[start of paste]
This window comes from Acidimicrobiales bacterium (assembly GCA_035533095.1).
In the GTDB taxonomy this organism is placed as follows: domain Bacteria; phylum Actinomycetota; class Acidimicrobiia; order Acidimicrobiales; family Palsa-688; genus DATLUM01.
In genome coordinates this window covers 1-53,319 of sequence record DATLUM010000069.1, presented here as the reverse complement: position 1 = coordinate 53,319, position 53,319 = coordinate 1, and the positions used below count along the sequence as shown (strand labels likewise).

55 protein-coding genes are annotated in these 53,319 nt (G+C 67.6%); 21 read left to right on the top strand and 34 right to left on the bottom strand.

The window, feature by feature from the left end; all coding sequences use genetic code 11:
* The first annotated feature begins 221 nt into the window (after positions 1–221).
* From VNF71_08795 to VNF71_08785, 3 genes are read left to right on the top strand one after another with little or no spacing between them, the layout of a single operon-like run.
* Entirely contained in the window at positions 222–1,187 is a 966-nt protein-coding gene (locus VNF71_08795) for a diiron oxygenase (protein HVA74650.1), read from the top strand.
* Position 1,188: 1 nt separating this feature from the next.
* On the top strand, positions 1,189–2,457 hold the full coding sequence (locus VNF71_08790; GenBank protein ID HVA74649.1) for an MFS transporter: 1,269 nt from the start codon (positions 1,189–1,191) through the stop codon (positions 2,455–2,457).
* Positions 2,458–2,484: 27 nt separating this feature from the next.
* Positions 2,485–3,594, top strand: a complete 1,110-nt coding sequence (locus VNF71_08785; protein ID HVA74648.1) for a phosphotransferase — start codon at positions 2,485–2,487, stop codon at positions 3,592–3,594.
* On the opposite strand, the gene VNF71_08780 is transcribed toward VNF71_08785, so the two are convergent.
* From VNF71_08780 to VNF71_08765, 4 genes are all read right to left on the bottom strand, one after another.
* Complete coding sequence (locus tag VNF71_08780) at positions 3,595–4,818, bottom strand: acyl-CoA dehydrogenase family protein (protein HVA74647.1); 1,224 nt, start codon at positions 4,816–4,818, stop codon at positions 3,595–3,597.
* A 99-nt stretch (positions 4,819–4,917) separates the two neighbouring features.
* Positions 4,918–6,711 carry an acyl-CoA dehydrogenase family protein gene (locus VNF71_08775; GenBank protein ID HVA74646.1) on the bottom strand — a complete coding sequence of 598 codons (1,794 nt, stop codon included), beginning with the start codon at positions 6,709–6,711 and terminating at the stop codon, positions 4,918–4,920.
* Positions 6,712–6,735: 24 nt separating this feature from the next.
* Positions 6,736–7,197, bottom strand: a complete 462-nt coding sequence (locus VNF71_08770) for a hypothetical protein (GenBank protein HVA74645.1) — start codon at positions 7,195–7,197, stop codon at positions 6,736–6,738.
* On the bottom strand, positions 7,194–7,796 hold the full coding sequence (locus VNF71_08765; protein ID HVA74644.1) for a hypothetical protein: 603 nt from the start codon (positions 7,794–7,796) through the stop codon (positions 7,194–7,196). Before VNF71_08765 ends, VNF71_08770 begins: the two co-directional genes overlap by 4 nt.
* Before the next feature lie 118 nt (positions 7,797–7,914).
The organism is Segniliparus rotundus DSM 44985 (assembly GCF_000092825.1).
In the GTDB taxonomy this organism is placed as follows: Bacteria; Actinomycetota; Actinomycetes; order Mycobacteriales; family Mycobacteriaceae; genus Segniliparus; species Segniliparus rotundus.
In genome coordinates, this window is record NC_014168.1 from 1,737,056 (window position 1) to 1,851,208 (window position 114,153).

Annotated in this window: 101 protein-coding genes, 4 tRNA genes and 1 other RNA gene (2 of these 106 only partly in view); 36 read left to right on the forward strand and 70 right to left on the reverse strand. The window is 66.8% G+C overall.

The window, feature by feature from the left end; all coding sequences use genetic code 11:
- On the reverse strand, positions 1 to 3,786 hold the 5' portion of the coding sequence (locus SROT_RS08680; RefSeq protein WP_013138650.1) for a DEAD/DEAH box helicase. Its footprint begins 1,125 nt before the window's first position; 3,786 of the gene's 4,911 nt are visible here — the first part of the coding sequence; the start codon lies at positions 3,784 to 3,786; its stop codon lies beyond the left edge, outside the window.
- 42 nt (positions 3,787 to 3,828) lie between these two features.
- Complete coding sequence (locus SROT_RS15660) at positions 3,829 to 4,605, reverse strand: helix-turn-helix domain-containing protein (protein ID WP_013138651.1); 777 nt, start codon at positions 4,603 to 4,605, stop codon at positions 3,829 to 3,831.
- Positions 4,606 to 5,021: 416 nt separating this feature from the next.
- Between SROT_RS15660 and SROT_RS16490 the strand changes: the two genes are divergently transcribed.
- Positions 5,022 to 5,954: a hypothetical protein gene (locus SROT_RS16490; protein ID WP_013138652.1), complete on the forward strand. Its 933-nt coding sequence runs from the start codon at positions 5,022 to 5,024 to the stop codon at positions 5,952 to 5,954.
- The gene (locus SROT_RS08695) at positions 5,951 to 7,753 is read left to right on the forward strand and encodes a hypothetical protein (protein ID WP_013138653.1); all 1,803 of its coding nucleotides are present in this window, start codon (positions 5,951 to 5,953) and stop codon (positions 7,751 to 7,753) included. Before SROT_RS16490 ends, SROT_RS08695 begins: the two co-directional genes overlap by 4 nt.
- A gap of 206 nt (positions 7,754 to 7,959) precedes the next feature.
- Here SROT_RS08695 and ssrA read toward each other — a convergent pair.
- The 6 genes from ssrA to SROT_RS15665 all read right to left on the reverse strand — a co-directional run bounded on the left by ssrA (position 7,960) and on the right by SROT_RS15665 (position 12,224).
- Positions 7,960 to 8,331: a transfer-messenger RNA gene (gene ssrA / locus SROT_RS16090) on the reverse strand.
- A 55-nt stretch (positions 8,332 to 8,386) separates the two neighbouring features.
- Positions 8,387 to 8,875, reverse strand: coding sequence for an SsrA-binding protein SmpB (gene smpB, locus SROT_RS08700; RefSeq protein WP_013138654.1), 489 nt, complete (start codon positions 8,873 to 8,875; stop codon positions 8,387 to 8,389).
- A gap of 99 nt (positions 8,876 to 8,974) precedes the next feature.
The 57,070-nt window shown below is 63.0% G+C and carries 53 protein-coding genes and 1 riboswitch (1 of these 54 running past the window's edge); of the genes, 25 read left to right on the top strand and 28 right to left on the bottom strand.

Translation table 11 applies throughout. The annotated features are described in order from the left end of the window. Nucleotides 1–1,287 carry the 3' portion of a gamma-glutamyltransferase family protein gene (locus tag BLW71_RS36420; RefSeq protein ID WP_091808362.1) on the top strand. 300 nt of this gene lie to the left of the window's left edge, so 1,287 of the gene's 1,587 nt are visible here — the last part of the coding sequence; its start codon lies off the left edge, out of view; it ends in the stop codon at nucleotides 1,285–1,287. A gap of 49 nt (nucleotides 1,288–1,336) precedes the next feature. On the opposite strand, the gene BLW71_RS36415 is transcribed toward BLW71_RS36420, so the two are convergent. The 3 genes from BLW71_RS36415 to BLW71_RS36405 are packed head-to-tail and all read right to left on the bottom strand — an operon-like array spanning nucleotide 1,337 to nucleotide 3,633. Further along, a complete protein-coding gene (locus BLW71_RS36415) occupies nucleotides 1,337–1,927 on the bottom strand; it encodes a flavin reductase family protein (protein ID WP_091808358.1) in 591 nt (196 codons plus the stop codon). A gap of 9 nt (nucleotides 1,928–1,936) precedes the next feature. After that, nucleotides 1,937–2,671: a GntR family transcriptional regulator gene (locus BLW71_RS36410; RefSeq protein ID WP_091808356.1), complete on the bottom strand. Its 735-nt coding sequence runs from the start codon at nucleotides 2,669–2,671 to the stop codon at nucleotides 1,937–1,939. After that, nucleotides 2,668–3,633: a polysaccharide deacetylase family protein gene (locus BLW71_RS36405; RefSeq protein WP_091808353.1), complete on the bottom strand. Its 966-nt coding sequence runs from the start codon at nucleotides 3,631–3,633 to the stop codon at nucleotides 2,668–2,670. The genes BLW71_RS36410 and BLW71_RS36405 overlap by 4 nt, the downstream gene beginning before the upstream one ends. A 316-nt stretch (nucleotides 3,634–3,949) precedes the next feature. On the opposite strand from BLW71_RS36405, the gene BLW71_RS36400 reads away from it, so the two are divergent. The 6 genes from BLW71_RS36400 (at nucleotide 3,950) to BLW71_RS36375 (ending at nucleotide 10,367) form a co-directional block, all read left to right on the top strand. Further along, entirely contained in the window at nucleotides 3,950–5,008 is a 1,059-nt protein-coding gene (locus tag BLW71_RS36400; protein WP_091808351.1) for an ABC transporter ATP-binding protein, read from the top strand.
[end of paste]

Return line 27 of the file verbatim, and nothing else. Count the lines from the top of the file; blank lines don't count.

- On the reverse strand, positions 1 to 3,786 hold the 5' portion of the coding sequence (locus SROT_RS08680; RefSeq protein WP_013138650.1) for a DEAD/DEAH box helicase. Its footprint begins 1,125 nt before the window's first position; 3,786 of the gene's 4,911 nt are visible here — the first part of the coding sequence; the start codon lies at positions 3,784 to 3,786; its stop codon lies beyond the left edge, outside the window.